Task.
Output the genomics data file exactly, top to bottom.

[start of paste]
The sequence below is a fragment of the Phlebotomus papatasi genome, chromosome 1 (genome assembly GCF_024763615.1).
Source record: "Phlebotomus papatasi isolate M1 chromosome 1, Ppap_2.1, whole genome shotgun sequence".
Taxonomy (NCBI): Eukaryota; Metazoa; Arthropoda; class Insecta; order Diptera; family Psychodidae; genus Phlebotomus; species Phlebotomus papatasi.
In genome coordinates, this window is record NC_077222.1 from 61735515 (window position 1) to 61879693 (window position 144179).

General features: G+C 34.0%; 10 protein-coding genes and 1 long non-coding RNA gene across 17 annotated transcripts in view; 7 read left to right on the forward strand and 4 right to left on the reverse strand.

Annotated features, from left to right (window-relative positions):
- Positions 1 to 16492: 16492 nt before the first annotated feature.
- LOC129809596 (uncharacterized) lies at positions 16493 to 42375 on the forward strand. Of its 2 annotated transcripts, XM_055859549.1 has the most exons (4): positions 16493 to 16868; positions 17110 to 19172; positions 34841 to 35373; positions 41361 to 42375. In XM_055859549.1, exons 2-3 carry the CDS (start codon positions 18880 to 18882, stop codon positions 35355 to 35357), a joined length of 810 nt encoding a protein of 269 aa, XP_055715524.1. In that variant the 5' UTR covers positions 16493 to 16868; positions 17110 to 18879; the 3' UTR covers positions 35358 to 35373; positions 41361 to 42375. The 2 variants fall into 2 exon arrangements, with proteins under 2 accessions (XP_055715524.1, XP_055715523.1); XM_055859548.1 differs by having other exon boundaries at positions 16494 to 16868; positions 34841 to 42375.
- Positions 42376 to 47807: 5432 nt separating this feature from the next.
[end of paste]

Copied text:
The sequence below is a fragment of the Phlebotomus papatasi genome, chromosome 1 (genome assembly GCF_024763615.1).
Source record: "Phlebotomus papatasi isolate M1 chromosome 1, Ppap_2.1, whole genome shotgun sequence".
Taxonomy (NCBI): Eukaryota; Metazoa; Arthropoda; class Insecta; order Diptera; family Psychodidae; genus Phlebotomus; species Phlebotomus papatasi.
In genome coordinates, this window is record NC_077222.1 from 61735515 (window position 1) to 61879693 (window position 144179).

General features: G+C 34.0%; 10 protein-coding genes and 1 long non-coding RNA gene across 17 annotated transcripts in view; 7 read left to right on the forward strand and 4 right to left on the reverse strand.

Annotated features, from left to right (window-relative positions):
- Positions 1 to 16492: 16492 nt before the first annotated feature.
- LOC129809596 (uncharacterized) lies at positions 16493 to 42375 on the forward strand. Of its 2 annotated transcripts, XM_055859549.1 has the most exons (4): positions 16493 to 16868; positions 17110 to 19172; positions 34841 to 35373; positions 41361 to 42375. In XM_055859549.1, exons 2-3 carry the CDS (start codon positions 18880 to 18882, stop codon positions 35355 to 35357), a joined length of 810 nt encoding a protein of 269 aa, XP_055715524.1. In that variant the 5' UTR covers positions 16493 to 16868; positions 17110 to 18879; the 3' UTR covers positions 35358 to 35373; positions 41361 to 42375. The 2 variants fall into 2 exon arrangements, with proteins under 2 accessions (XP_055715524.1, XP_055715523.1); XM_055859548.1 differs by having other exon boundaries at positions 16494 to 16868; positions 34841 to 42375.
- Positions 42376 to 47807: 5432 nt separating this feature from the next.